The subfornical organ (SFO), situated on the ventral surface of the fornix (thus the organ’s name), at the interventricular foramina (foramina of Monro), is one of the circumventricular organs of the brain, meaning that it is highly vascularized and does not have a blood-brain barrier, unlike the vast majority of regions in the brain. The SFO is a sensory circumventricular organ responsive to a wide variety of hormones and neurotransmitters, as opposed to a secretory circumventricular organ.
The central zone is composed of the glial cells, neuronal cell bodies and high density of fenestrated capillaries. Conversely, the rostral and caudal areas have lower capillary density and are mostly made of nerve fibers with fewer neurons and glial cells seen in this area. Functionally, however, the SFO may be viewed in two portions, the dorsolateral peripheral division and the ventromedial core segment.
The subfornical organ also contains endothelin receptors mediating vasoconstriction and high rates of glucose metabolism mediated by calcium channels.
General Function Of The Subfornical Organ
The subfornical organ is a circumventricular organ active in many bodily processes, including, but not limited to, osmoregulation, cardiovascular regulation, and energy homeostasis. Most of these processes involve fluid balance through the control of the release of some kind of hormone: for example angiotensin or vasopressin.
The subfornical organ’s impact on the cardiovascular system is again mostly seen through fluid balance. The SFO plays a role in vasopressin regulation.
Vasopressin is a hormone that, when bonded to receptors in the kidneys, increases water retention in the cardiovascular system by decreasing the amount of fluid transferred out of the blood to the urine by the kidneys. This regulation of blood volume has effects on other aspects of the cardiovascular system.
Increased or decreased blood volume has an effect on blood pressure, which is regulated by baroreceptors, and can in turn affect the strength of ventricular contraction in the heart, although heart rate is generally not affected by blood volume. Additional research has demonstrated that the subfornical organs may be an important intermediary through which leptin acts to maintain blood pressure within normal physiological limits via descending autonomic pathways associated with cardiovascular control.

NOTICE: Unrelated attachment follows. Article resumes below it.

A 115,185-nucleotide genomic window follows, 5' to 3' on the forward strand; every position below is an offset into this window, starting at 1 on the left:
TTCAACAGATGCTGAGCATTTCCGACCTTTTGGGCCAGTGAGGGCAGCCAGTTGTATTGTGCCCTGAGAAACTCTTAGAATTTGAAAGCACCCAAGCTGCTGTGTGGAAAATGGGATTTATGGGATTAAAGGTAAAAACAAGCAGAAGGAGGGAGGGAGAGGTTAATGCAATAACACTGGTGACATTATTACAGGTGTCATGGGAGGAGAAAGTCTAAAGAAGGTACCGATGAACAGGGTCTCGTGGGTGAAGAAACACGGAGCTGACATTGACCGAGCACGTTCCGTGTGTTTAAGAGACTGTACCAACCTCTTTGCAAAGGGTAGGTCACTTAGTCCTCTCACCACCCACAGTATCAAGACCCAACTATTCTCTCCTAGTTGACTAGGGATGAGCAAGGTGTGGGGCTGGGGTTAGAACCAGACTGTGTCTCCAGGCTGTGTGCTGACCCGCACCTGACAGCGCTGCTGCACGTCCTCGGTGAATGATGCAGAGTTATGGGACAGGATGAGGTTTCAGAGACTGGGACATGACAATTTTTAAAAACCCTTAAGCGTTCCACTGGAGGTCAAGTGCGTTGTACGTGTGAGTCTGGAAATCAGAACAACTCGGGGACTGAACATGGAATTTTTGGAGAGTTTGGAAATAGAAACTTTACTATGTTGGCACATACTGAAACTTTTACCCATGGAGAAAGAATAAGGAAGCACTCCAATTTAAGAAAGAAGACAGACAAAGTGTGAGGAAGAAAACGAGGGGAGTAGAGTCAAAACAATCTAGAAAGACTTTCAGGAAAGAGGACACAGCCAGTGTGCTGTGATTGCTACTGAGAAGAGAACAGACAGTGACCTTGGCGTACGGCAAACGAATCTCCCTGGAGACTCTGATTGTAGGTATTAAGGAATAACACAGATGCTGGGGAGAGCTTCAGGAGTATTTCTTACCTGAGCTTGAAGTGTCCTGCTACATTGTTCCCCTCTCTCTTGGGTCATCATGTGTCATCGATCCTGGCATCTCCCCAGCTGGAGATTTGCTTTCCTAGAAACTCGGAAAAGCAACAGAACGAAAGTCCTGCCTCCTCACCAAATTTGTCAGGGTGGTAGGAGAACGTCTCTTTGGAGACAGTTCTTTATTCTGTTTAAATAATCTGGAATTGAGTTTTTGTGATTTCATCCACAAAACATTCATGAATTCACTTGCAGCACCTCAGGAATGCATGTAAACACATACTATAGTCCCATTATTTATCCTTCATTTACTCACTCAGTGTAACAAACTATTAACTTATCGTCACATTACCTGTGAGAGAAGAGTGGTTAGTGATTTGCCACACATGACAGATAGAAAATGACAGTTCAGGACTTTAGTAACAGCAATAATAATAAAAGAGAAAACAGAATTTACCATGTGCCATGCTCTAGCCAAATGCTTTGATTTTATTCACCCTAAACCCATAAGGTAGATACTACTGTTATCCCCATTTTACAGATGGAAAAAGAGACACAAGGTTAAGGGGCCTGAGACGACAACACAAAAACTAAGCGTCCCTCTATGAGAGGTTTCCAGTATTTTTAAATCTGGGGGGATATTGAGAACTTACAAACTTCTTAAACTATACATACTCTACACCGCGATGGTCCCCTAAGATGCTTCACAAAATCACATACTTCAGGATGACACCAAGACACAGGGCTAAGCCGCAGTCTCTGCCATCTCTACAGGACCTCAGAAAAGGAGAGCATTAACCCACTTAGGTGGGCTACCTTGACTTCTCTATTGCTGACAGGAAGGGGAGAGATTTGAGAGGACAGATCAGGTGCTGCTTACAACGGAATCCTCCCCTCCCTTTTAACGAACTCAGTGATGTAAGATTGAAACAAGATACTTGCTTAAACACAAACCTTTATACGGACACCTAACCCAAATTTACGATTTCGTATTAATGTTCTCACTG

SFO neurons have also been experimentally shown to broadcast efferent projections to regions involved in cardiovascular regulation including the lateral hypothalamus, with fibers terminating in the supraoptic (SON) and paraventricular (PVN) nuclei, and the anteroventral 3rd ventricle (AV3V) with fibers terminating in the OVLT and the median preoptic area.
Appetite And Energy Homeostasis
The subfornical organ has also been shown to have a significant impact on appetite. These mechanisms are not as clear as the neural mechanisms by which the SFO regulates fluid balance; however the most prevalent theory links the SFO’s role in appetite control to its influence on energy, particularly glucose consumption.
Recent study has focused on the SFO as an area particularly important in the regulation of energy. The observation that subfornical neurons are perceptive of a wide range of circulating energy balance signals and that electrical stimulation of the SFO in rats resulted in food intake supports the SFO’s importance in energy homeostasis.
Additionally, it is assumed that the SFO is the lone forebrain structure capable of constant monitoring of circulating concentrations of glucose, due to its lack of a blood-brain barrier. This responsiveness to glucose again serves to solidify the SFO’s integral role as a regulator of energy homeostasis.
Hormones And Receptors
Neurons in the subfornical organ have receptors for many hormones that circulate in the blood but which do not cross the blood–brain barrier, including angiotensin, atrial natriuretic peptide, endothelin and relaxin. The role of the SFO in angiotensin regulation is particularly important, as it is involved in communication with the nucleus medianus (also called the median preoptic nucleus).
Some neurons in the SFO are osmoreceptors, being sensitive to the osmotic pressure of the blood. These neurons project to the supraoptic nucleus and paraventricular nucleus to regulate the activity of vasopressin-secreting neurons.
These neurons also project to the nucleus medianus which is involved in controlling thirst. Thus, the subfornical organ is involved in fluid balance.
Other important hormones have been shown to excite the SFO, specifically serotonin, carbamylcholine (carbachol), and atropine. These neurotransmitters however seem to have an effect on deeper areas of the SFO than angiotensin, and antagonists of these hormones have been shown to also primarily effect the non-superficial regions of the SFO (other than atropine antagonists, which showed little effects). In this context, the superficial region is considered to be 15-55μm deep into the SFO, and the “deep” region anything below that.
From these reactions to certain hormones and other molecules, a model of the neuronal organization of the SFO is suggested in which angiotensin-sensitive neurons lying superficially are excited by substances borne by blood or cerebrospinal fluid, and synapse with deeper carbachol-sensitive neurons. The axons of these deep neurons pass out of the SFO in the columns and body of the fornix.
Afferent fibers from the body and columns of the fornix polysynaptically excite both superficial and deep neurons. A recurrent inhibitory circuit is suggested on the output path.